Ms. Daniels’s interview, conducted by Anderson Cooper, got “60 Minutes” its best rating since a 2008 sit-down with the Obamas.


The episode was the best performer for “60 Minutes” since the airing of Steve Kroft’s interview with Barack and Michelle Obama after the 2008 election, which had more than 25 million viewers. The ratings on Sunday were probably helped somewhat by a strong lead-in, the college basketball game, which Kansas won, 85-81.

The rise of streaming has fractured the television audience, and it has become a rarity for a show to draw more than 20 million viewers. The exceptions are live broadcasts of major sporting events and awards shows.

The interview segment with Ms. Clifford made for a bigger draw than the telecasts of this year’s Grammys (19.8 million) and the Golden Globes (19 million). The “60 Minutes” episode also had more viewers than the usual editions of NBC’s “Sunday Night Football,” which averaged 18 million viewers, and came within striking distance of ABC’s telecast last month of the Academy Awards, which had 26.5 million viewers.

The highly anticipated segment on Ms. Clifford kicked off viewing parties, both at home and at bars.

The broadcast also outperformed recent “60 Minutes” breakout episodes. The El Chapo-focused interview with Sean Penn, in January 2016, drew 20.6 million viewers, and Lesley Stahl’s sit-down with Mr. Trump and his family, soon after he won the presidential election in November 2016, drew 20 million.

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Adult Film Star Says She Stayed Silent on Trump Out of Fear


Stephanie Clifford, the adult film star known as Stormy Daniels, told “60 Minutes” that a man threatened her after she agreed to a tell a magazine about an affair with Donald J. Trump. Ms. Clifford said the man told her: “Leave Trump alone. Forget the story.”

CBS News, via Associated Press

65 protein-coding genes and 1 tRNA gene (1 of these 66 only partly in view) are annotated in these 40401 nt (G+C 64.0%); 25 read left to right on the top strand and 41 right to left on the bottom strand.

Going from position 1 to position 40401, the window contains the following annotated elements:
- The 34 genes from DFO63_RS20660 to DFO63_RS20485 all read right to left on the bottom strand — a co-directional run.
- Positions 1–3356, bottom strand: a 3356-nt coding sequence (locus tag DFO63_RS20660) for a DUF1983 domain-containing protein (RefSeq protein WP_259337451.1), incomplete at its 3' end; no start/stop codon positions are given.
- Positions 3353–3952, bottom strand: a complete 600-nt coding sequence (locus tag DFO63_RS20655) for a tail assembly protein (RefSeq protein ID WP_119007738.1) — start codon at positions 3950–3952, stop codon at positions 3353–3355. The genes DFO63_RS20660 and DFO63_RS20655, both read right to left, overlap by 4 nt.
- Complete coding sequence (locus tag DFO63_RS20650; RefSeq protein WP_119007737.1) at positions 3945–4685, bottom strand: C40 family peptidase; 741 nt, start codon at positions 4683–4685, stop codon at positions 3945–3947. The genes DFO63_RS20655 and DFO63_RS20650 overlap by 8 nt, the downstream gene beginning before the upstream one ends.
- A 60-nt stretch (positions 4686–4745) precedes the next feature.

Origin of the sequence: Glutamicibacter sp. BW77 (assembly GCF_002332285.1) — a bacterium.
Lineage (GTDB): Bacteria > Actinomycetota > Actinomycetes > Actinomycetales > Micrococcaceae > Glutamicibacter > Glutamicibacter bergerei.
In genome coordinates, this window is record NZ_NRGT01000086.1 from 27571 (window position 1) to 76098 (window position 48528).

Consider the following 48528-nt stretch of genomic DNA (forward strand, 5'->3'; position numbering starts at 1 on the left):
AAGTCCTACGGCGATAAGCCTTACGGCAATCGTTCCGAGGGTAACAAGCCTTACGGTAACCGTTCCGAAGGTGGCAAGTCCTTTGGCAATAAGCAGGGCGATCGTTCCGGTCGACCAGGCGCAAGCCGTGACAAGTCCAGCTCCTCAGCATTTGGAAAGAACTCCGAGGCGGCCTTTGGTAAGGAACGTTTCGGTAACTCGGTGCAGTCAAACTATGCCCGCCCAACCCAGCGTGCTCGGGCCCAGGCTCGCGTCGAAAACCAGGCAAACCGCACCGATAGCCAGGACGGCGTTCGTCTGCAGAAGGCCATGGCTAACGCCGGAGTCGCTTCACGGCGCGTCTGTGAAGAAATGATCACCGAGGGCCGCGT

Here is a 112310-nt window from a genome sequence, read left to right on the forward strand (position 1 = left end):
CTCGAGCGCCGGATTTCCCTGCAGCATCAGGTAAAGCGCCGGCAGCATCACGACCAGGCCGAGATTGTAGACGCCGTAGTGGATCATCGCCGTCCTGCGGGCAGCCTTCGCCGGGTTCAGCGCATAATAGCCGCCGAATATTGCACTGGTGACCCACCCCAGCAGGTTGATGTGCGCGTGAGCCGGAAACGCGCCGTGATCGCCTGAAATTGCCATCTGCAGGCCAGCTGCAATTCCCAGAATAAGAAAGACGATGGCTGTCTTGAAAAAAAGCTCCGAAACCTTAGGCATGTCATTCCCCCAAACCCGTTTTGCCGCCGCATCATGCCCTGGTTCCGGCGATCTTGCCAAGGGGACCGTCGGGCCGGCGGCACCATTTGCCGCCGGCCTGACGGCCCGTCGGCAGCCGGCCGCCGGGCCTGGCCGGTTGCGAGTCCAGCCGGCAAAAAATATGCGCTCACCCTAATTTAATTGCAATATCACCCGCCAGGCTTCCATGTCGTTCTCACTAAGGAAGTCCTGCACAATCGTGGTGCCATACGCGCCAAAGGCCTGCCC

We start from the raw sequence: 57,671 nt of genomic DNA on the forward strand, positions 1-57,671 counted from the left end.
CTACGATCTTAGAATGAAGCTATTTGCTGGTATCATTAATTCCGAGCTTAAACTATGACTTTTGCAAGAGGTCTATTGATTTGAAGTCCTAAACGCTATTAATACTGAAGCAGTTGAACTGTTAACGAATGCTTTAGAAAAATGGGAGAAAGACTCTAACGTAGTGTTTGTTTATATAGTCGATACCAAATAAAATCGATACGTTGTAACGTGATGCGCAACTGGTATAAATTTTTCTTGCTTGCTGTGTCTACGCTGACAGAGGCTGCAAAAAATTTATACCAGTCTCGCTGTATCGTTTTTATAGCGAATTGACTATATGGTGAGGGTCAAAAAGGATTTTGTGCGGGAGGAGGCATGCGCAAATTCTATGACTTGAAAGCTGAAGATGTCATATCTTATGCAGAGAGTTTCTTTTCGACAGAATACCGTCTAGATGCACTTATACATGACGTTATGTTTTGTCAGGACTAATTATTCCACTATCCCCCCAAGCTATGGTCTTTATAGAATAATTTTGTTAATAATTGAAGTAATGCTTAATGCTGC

The adult film star Stephanie Clifford told “60 Minutes” that she struck a $130,000 deal for her silence about an alleged affair with Donald J. Trump in the final days of the 2016 campaign because she was worried about her safety and that of her young daughter.

That concern, she told “60 Minutes” in an interview for broadcast on Sunday night, was based on a threat she received in 2011 from a man who approached her in Las Vegas. She said the threat came after she sold her story about Mr. Trump for $15,000 to InTouch magazine, which decided not to run it after Mr. Trump’s personal lawyer, Michael Cohen, threatened to sue the publication.

“I was in a parking lot going to a fitness class with my infant daughter,” she told the “60 Minutes” correspondent and CNN host Anderson Cooper, according to a transcript of the interview. “And a guy walked up on me and said to me, ‘Leave Trump alone. Forget the story.’ And he leaned round and looked at my daughter and said, ‘That’s a beautiful little girl, it would be a shame if something happened to her mom.”

So when her previous lawyer came to her with an offer brokered by Mr. Cohen in the final days of the presidential campaign, she said, she agreed because, “I was concerned for my family and their safety.”

Ms. Clifford, known professionally as Stormy Daniels, was the featured subject of what was the most highly anticipated episode of “60 Minutes” in its recent history, turning her story about a consensual relationship with the president into something of a national event, one replete with viewing parties and “Dark and Stormy” cocktail specials at bars. She is one of two women who have recently filed suit seeking to get out of agreements they said they entered during the last stretch of the 2016 campaign to give up the rights to their stories about what they have said were affairs with Mr. Trump. The other woman, a former Playmate named Karen McDougal, sold her rights to the company that owns The National Enquirer, and spoke to Mr. Cooper on CNN on Thursday.